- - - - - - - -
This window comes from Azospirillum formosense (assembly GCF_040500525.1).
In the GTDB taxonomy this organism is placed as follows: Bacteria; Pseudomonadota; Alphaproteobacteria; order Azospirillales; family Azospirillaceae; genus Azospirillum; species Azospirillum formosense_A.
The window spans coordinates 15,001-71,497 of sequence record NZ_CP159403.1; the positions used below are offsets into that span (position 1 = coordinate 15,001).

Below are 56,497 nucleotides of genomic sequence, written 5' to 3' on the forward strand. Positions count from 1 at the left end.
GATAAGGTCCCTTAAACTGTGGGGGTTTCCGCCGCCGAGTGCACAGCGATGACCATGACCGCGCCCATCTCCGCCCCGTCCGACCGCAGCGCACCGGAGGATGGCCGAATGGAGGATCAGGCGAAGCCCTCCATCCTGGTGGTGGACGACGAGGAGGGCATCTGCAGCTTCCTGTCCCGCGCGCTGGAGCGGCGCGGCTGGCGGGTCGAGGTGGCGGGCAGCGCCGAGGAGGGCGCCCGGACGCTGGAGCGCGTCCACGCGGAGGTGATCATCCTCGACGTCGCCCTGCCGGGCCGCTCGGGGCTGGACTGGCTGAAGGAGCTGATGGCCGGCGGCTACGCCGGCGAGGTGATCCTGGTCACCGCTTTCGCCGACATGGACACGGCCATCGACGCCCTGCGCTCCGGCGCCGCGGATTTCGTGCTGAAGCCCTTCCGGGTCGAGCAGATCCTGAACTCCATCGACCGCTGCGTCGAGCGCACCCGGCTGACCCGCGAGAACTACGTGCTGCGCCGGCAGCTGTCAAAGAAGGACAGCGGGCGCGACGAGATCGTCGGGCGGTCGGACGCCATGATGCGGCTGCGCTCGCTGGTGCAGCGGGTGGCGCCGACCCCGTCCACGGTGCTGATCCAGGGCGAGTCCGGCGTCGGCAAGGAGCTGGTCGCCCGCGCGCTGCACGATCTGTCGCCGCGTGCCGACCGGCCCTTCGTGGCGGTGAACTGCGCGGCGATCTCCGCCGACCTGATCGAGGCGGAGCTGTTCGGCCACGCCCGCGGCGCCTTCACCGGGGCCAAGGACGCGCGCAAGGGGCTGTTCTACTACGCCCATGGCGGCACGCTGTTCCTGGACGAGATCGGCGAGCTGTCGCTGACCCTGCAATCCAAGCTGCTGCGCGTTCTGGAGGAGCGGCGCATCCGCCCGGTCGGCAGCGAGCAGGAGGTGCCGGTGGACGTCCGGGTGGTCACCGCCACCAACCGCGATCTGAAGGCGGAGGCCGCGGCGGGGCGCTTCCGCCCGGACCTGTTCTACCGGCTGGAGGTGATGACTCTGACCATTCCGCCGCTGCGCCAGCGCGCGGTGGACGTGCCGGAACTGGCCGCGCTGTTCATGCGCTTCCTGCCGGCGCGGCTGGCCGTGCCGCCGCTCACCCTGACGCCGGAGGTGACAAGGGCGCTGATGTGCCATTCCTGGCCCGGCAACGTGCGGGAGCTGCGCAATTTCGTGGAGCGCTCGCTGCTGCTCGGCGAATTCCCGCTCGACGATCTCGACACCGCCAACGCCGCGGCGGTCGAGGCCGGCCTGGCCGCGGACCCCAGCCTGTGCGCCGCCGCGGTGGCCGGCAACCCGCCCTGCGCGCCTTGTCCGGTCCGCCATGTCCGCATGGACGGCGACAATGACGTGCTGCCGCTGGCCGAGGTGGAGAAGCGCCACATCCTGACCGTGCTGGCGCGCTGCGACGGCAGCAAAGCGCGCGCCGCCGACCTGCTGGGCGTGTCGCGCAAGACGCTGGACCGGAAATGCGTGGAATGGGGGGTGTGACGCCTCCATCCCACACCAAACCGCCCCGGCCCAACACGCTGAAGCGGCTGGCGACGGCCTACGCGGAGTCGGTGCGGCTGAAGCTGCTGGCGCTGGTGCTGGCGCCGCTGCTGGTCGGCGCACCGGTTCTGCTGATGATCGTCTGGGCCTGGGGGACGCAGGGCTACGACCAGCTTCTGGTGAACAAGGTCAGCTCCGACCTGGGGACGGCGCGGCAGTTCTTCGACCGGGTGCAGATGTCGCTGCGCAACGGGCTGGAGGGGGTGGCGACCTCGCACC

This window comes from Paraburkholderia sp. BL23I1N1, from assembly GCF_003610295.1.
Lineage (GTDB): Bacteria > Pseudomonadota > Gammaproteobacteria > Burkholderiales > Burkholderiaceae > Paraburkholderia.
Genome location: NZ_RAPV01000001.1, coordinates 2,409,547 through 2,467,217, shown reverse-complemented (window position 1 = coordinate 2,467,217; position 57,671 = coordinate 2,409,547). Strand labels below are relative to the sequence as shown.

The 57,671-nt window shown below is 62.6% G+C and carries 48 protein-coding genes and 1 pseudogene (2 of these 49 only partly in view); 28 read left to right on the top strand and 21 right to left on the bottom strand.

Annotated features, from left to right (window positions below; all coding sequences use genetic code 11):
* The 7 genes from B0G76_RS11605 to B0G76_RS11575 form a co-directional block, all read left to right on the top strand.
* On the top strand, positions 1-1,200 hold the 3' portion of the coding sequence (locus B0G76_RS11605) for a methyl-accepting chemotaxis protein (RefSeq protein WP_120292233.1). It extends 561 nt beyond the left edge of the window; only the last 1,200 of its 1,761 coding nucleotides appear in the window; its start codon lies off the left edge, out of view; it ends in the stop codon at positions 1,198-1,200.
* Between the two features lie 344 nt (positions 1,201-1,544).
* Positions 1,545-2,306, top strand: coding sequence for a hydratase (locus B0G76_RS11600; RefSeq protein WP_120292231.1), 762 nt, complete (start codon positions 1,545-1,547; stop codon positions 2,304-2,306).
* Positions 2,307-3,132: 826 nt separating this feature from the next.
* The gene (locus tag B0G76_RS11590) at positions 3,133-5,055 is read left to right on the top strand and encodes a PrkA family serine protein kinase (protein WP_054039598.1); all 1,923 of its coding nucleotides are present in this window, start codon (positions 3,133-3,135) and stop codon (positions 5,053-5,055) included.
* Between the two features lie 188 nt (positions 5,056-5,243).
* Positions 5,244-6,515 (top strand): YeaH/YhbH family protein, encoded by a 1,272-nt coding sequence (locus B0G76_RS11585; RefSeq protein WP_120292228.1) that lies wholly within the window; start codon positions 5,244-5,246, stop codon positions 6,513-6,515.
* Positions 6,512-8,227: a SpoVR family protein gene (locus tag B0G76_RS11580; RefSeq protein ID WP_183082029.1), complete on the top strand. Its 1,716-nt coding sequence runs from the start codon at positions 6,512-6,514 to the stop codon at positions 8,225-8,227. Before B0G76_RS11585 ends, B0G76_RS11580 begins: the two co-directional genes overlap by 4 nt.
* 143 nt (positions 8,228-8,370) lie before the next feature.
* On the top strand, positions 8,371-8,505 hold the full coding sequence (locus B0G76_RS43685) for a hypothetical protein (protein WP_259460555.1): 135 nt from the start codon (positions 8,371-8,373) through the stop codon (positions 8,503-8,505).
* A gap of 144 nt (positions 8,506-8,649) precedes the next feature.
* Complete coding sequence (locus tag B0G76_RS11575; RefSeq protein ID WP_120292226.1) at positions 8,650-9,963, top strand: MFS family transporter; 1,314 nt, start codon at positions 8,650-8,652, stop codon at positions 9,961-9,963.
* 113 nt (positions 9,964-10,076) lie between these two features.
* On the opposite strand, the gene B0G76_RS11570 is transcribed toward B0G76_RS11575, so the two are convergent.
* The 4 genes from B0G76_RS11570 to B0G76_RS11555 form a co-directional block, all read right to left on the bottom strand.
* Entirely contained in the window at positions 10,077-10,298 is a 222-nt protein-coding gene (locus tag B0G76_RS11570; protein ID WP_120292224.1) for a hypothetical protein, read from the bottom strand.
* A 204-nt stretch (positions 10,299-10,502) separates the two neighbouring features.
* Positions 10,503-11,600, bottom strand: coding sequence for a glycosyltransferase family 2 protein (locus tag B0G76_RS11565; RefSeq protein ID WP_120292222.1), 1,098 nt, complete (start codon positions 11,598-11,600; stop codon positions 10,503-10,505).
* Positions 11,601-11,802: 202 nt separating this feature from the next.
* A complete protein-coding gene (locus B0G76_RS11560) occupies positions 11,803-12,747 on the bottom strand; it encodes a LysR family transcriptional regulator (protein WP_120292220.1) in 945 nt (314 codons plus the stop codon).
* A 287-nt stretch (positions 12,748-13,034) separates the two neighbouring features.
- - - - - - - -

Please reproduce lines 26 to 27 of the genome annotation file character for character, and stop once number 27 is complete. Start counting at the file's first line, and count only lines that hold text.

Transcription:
* The 4 genes from B0G76_RS11570 to B0G76_RS11555 form a co-directional block, all read right to left on the bottom strand.
* Entirely contained in the window at positions 10,077-10,298 is a 222-nt protein-coding gene (locus tag B0G76_RS11570; protein ID WP_120292224.1) for a hypothetical protein, read from the bottom strand.